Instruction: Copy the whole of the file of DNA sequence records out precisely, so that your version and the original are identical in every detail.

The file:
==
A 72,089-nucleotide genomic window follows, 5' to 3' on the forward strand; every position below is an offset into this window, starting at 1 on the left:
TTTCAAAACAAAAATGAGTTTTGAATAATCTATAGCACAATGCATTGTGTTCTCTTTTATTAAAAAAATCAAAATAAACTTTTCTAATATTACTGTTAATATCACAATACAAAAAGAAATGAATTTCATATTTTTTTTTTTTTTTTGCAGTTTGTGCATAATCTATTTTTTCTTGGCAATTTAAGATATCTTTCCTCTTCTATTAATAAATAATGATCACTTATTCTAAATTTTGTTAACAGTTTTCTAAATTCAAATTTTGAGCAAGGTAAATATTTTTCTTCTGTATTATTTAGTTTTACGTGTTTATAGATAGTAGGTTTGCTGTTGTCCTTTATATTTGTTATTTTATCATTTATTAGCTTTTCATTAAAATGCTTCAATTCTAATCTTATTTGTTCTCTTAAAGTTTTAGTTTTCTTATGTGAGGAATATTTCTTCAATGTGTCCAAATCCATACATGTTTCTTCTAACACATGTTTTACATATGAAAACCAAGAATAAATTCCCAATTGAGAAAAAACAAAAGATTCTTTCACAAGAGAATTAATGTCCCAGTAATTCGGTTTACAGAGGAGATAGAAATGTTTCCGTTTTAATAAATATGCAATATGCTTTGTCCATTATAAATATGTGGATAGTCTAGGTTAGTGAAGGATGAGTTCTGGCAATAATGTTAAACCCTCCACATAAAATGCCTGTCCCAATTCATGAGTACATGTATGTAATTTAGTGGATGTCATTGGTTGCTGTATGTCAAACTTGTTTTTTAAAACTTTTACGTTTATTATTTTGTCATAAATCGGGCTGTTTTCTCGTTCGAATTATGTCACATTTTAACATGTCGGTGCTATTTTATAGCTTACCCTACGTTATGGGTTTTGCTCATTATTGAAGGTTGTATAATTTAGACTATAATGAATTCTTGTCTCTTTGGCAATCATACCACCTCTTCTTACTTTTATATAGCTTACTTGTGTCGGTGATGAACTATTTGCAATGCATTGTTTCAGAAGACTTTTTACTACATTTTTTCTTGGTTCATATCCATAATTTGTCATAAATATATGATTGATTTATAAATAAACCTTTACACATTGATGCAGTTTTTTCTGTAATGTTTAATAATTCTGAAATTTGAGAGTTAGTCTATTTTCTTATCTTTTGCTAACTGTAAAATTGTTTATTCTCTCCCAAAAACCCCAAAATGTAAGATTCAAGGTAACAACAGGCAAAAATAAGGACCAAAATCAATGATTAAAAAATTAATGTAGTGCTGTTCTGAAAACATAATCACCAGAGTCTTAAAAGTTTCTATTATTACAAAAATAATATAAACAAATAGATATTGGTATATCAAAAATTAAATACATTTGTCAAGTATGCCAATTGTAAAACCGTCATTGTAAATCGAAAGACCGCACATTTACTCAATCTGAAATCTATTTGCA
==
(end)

A 72,089-nucleotide genomic window follows, 5' to 3' on the forward strand; every position below is an offset into this window, starting at 1 on the left:
TTTCAAAACAAAAATGAGTTTTGAATAATCTATAGCACAATGCATTGTGTTCTCTTTTATTAAAAAAATCAAAATAAACTTTTCTAATATTACTGTTAATATCACAATACAAAAAGAAATGAATTTCATATTTTTTTTTTTTTTTTGCAGTTTGTGCATAATCTATTTTTTCTTGGCAATTTAAGATATCTTTCCTCTTCTATTAATAAATAATGATCACTTATTCTAAATTTTGTTAACAGTTTTCTAAATTCAAATTTTGAGCAAGGTAAATATTTTTCTTCTGTATTATTTAGTTTTACGTGTTTATAGATAGTAGGTTTGCTGTTGTCCTTTATATTTGTTATTTTATCATTTATTAGCTTTTCATTAAAATGCTTCAATTCTAATCTTATTTGTTCTCTTAAAGTTTTAGTTTTCTTATGTGAGGAATATTTCTTCAATGTGTCCAAATCCATACATGTTTCTTCTAACACATGTTTTACATATGAAAACCAAGAATAAATTCCCAATTGAGAAAAAACAAAAGATTCTTTCACAAGAGAATTAATGTCCCAGTAATTCGGTTTACAGAGGAGATAGAAATGTTTCCGTTTTAATAAATATGCAATATGCTTTGTCCATTATAAATATGTGGATAGTCTAGGTTAGTGAAGGATGAGTTCTGGCAATAATGTTAAACCCTCCACATAAAATGCCTGTCCCAATTCATGAGTACATGTATGTAATTTAGTGGATGTCATTGGTTGCTGTATGTCAAACTTGTTTTTTAAAACTTTTACGTTTATTATTTTGTCATAAATCGGGCTGTTTTCTCGTTCGAATTATGTCACATTTTAACATGTCGGTGCTATTTTATAGCTTACCCTACGTTATGGGTTTTGCTCATTATTGAAGGTTGTATAATTTAGACTATAATGAATTCTTGTCTCTTTGGCAATCATACCACCTCTTCTTACTTTTATATAGCTTACTTGTGTCGGTGATGAACTATTTGCAATGCATTGTTTCAGAAGACTTTTTACTACATTTTTTCTTGGTTCATATCCATAATTTGTCATAAATATATGATTGATTTATAAATAAACCTTTACACATTGATGCAGTTTTTTCTGTAATGTTTAATAATTCTGAAATTTGAGAGTTAGTCTATTTTCTTATCTTTTGCTAACTGTAAAATTGTTTATTCTCTCCCAAAAACCCCAAAATGTAAGATTCAAGGTAACAACAGGCAAAAATAAGGACCAAAATCAATGATTAAAAAATTAATGTAGTGCTGTTCTGAAAACATAATCACCAGAGTCTTAAAAGTTTCTATTATTACAAAAATAATATAAACAAATAGATATTGGTATATCAAAAATTAAATACATTTGTCAAGTATGCCAATTGTAAAACCGTCATTGTAAATCGAAAGACCGCACATTTACTCAATCTGAAATCTATTTGCA